For the 4×8 array shown, 8 source busses Source 1-Source 8 are provided. In accordance with the invention, each source bus is connected to the source lines 1 and 3 of each unit in a column. Thus, Source 1 bus is connected to the source leads 1, 3 of units U1, U9, U17, U25. The other source bus connections are evident from FIG. 4.
Sink busses 1-4 are provided for the LEDs, but connected to the LEDs in a pattern to space the connected LEDs apart, preferably as far apart as possible. Thus, the Sink 1 bus is connected to the LED Sink leads 4 of units U1, U5, U12, U16, U19, U23, U26, and U30; Sink 2 bus to units U2, U6, U9, U13, U20, U24, U27 and U31; and so on. In addition, 8 detector busses Det 1-8 are provided, each detector bus being connected to alternate units in a row, i.e., two detector busses per row. Thus, Det 1 bus is connected to the detector sink leads 2 of units U1, U3, U5 and U7 in row 50; Det 2 bus to units U2, U4, U6 and U8 in row 51; Det 3 and 4 busses to rows 52 and 53 in a similar arrangement.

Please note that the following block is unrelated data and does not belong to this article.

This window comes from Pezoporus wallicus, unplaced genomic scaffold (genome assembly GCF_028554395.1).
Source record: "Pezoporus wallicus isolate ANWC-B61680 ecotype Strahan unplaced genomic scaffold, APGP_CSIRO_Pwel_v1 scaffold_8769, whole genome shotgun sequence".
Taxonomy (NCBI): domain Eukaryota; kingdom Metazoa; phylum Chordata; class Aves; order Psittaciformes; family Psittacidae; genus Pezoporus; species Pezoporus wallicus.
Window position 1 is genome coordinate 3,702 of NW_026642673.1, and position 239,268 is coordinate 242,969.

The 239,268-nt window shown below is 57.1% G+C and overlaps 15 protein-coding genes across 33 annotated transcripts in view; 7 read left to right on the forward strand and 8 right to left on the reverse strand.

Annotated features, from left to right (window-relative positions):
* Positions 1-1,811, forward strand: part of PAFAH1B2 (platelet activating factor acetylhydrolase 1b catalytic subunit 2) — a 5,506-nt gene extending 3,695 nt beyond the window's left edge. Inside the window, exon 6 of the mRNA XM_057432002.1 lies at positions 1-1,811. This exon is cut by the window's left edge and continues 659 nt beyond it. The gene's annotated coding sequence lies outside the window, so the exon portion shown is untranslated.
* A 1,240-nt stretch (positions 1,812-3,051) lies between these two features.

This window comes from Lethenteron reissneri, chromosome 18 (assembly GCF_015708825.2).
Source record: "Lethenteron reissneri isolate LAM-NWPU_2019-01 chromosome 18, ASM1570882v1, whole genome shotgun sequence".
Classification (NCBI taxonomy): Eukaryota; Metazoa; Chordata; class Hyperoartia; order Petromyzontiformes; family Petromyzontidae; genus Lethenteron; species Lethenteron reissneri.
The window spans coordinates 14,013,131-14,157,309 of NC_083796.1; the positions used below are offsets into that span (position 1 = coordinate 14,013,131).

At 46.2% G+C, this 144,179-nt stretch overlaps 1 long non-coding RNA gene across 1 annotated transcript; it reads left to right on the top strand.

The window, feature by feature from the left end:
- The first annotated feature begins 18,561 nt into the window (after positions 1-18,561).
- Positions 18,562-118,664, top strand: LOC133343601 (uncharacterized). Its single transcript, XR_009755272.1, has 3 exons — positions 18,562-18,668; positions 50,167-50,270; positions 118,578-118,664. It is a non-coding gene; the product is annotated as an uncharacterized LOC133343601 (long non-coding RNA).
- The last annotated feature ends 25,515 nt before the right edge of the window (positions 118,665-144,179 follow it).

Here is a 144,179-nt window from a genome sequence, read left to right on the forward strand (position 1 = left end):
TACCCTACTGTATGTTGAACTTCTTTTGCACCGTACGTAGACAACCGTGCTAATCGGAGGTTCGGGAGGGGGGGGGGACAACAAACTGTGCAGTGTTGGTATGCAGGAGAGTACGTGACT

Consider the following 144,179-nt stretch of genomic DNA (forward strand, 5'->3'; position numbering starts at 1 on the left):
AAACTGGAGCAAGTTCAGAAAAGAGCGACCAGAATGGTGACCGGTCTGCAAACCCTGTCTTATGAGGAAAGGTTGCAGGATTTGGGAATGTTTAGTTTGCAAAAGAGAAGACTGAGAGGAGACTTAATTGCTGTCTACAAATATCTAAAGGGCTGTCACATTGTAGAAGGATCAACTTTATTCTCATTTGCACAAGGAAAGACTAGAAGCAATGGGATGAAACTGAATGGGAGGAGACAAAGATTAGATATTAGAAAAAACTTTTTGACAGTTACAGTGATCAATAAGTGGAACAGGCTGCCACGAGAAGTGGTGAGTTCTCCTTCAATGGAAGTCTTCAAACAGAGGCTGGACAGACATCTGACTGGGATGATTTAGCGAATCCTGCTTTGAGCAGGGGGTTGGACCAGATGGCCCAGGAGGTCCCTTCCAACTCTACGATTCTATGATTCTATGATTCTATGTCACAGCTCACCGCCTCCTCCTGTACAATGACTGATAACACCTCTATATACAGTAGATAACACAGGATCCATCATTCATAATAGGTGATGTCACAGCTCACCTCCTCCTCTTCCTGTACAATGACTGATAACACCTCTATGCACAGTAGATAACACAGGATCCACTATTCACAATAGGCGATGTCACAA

Thus, for the 32 units shown, instead of 128 connections, only 8+4+8=20 lines to the external system controller 60 are required, a saving of 108 lines to the controller.
In a typical operation, the controller 60 would activate Source bus 1 by applying 5 volts to it. Either the detector busses would be selected depending on position and function of the unit, or all detector busses could be connected to a suitable circuit for reading analog currents, or for converting the analog currents via an A/D converter to a digital value and then reading the digital value. These circuits typically would be connected between the detector busses and the controller, with the resultant digital value passed on to the controller. In either case, at this point in time, none of the LEDs are activated, since none of the sink busses are grounded. Even though all of the detectors may be active, the only current flowing in the 8 detector busses is that due to ambient or background radiation. Desirably, this value is measured during a first time interval, to be used as a reference.